Healthy Nutrition as We Age

Happy New Year! It’s during this time of year that many people are taking action on their weight loss and fitness resolutions. You might have noticed the health food aisles at your local supermarket are a little more crowded and there are more people waiting in line at the gym.

Unfortunately, nearly 80 percent of people who make New Year’s resolutions fail to achieve them. While these statistics are surprising, they are also understandable when you consider most people try to accomplish them without the guidance and support of skilled professionals. People of all ages want to be healthy, but it becomes especially important as we grow older.

At Gulf Coast Health Care (GCHC), eating well isn’t just a New Year’s resolution; it’s a way of life. The GCHC dietary department can help ensure you’re getting the proper nutrition and rehabilitation you need to support your unique healthcare needs.

How can nutrition help me stay healthy as I age?

Aging is linked to a variety of changes including nutrient deficiencies and decreased quality of life. Generally speaking, older adults need fewer calories—but their nutrient needs are just as high or higher than when they were younger. For this reason, it is extremely important to eat nutrient-rich, whole foods every day. Here are a few easy nutritional changes you can make to help prevent deficiencies and other age-related changes:

  • Drink (and eat) more water
    As you age, your sense of thirst lessens, and your kidneys aren’t able to conserve water as well. Make sure to drink plenty of water and eat foods with high water content, like watermelon and cucumbers, to avoid dehydration.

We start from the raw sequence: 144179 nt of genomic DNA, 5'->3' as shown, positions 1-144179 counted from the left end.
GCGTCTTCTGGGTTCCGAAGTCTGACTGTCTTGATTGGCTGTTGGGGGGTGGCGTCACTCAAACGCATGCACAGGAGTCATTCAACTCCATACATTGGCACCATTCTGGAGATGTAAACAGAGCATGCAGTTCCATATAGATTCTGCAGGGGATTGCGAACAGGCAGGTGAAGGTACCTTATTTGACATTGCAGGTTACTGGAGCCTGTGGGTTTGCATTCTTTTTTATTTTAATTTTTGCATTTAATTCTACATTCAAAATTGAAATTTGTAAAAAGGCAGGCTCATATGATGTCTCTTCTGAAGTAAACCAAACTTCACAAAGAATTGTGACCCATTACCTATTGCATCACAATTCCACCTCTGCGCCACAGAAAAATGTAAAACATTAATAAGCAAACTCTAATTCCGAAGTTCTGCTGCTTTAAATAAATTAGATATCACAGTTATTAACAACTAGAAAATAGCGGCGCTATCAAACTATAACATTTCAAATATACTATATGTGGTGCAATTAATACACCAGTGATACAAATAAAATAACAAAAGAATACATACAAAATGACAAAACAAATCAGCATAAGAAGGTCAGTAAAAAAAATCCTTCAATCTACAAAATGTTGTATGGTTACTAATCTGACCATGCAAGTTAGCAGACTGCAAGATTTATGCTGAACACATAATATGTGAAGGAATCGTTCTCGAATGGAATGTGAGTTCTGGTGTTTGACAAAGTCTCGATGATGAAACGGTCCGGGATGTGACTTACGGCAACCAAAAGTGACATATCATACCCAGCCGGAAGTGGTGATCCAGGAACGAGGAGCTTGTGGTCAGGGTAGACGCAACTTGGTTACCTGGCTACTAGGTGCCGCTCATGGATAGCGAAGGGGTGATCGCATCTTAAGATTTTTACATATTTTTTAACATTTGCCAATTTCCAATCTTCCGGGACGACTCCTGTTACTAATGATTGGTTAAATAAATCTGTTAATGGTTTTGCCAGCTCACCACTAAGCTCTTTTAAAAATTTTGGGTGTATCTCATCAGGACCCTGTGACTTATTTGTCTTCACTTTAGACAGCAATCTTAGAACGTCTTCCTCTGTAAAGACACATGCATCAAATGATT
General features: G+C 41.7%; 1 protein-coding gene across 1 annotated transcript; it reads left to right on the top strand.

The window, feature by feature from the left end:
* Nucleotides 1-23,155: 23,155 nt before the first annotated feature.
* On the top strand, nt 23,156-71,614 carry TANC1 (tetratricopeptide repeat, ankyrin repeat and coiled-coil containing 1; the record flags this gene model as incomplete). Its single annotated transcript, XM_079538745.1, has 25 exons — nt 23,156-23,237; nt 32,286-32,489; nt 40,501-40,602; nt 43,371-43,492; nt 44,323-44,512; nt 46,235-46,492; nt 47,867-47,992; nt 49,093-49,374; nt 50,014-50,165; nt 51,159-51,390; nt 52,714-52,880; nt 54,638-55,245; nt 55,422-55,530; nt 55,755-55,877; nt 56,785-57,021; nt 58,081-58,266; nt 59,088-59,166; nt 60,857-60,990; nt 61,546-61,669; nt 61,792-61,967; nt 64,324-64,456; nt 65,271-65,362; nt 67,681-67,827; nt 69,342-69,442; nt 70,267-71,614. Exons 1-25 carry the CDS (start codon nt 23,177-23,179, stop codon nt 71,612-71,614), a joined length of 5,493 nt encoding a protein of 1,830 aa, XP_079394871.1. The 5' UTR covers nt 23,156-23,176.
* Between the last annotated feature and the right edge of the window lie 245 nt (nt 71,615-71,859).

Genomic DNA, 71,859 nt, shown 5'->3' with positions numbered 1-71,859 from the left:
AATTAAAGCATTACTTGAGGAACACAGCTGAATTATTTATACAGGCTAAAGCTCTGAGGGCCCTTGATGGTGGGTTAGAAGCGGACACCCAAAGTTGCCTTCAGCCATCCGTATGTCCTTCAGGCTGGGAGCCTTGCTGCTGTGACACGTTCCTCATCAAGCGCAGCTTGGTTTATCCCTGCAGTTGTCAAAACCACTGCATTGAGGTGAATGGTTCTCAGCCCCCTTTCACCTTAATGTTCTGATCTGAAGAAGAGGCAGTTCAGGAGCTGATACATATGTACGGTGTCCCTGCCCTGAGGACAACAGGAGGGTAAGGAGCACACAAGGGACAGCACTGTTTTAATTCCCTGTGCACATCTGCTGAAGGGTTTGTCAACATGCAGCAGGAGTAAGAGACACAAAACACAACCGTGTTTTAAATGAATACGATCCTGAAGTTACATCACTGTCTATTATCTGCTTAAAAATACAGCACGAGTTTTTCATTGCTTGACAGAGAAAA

• Consider supplements
    Supplements can help you get your daily dose of B12, Vitamin D and Calcium. These three powerhouses help digestion and prevent bone loss—two things that we all need help with as we age.
  • Choose more nutrient-rich foods
    Though older adults require fewer calories they need just as many, if not more, nutrients as everyone else. Choose nutrient-dense foods like dark green leafy vegetables, whole grains, nuts, beans, fish and lean meats.
  • Eat more fiber
    Our digestive system naturally slows down with age, which can lead to constipation. Eating foods rich in fiber will help promote proper digestion by moving food through the digestive tract more efficiently.
  • Eat more Omega-3 fatty acids
    Omega-3s can help keep your brain healthy as you age. Try adding foods like salmon, tuna, trout, flaxseed and walnuts to your diet to support healthy brain function.

At GCHC, our senior rehab services include ongoing nutritional guidance on how to eat a well-balanced diet and stay as healthy as possible as you grow older. Our certified dietary managers work with patients to help maintain a healthy weight, stay energized and get the nutrients you need to live a long and healthy life.